It would seem that a new generation has come up which looks at inanimate images on their phones for advice and intimation. One’s success and failure are now more often shared with online friends rather than real ones.Our parents predicted that cinema would cause the ruin of our generation, who in turn were supposed to be ruined by drama and vulgar literature, and the downfall of our next generation was predicted to be caused by television; in actuality none of these predictions came true. However, if the present trend of blind faith on Google and their ilk continues we may soon turn into zombies ~ doomed to be slaves to our smartphones for our thoughts, opinions and even our memories.
The inherent danger of this situation becomes apparent if we recollect events of the Iraq war of 1991 when the US caused the GPS and computers of the Iraq army to malfunction, which led to a rout of the Iraq Army. Similar manoeuvring of credulous minds by internet content providers can prove disastrous for the human race.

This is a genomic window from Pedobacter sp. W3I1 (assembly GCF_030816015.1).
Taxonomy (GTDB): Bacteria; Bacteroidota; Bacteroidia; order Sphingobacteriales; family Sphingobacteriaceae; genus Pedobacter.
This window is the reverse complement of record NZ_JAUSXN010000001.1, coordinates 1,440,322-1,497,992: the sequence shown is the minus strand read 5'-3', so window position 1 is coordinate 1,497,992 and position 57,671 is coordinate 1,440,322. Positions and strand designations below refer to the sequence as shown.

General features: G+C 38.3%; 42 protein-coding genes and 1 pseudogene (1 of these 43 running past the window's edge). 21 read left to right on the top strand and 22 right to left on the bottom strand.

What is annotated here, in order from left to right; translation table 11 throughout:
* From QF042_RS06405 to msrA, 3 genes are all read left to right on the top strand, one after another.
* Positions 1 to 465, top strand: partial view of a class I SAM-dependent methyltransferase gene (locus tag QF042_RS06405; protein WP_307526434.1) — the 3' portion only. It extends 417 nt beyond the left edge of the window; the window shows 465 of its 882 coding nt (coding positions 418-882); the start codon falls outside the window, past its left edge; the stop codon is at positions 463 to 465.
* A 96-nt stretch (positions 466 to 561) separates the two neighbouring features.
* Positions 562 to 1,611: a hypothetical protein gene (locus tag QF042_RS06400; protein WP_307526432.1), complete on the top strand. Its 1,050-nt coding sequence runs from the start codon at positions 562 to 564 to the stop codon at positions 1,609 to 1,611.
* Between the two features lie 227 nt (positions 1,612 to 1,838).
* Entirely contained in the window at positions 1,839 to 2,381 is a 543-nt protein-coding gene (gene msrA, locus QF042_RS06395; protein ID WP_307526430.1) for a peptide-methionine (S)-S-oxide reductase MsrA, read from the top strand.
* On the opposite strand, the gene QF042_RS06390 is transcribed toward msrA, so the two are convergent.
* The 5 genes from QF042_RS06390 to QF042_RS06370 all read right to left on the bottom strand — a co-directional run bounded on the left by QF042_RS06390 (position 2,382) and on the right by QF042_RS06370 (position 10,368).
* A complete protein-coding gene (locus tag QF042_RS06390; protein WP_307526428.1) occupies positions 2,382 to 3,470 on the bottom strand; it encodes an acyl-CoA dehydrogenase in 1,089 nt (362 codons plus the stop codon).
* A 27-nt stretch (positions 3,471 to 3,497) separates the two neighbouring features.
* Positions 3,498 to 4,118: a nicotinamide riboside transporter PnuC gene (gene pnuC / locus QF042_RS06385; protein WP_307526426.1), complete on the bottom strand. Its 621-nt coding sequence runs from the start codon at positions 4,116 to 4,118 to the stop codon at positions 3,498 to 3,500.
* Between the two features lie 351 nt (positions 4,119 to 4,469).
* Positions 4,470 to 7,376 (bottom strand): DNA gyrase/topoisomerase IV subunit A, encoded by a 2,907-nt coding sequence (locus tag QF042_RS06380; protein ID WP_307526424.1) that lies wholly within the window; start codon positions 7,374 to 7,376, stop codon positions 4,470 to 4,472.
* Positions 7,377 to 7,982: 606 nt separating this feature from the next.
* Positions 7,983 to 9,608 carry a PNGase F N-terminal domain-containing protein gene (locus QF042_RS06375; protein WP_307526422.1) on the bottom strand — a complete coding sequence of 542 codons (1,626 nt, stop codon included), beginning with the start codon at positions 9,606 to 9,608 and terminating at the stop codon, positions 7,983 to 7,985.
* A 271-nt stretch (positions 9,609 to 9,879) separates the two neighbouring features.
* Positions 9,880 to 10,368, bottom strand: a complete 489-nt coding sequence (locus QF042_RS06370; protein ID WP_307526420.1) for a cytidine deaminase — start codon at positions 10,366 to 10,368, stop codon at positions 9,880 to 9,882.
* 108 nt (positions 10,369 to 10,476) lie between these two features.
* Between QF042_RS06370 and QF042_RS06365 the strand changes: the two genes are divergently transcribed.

Even today, for commercial motives, the internet has invaded our privacy to the extent that internet applications are aware of our current location, our spending habits, our friends, political affiliations etc. It appears that we face a real and increasing challenge of preserving our human dignity, values and sensibilities while benefiting from the internet and its applications at the same time.
The only way to break the dominance of Google and its like is to educate the public about the right way to use the technology and applications available on the internet. Along with awareness campaigns on hygiene, consumer rights and so on, the Government should mount an awareness programme on the dangers lurking on the internet.
Perhaps, running such a campaign would be counter to the Government’s credo that technology rather than human capital has the solution to our problems, but reading the tea leaves, this awareness campaign needs to be run if not by the Government then by public spirited citizens.
The writer is a retired Principal Chief Commissioner of Income Tax.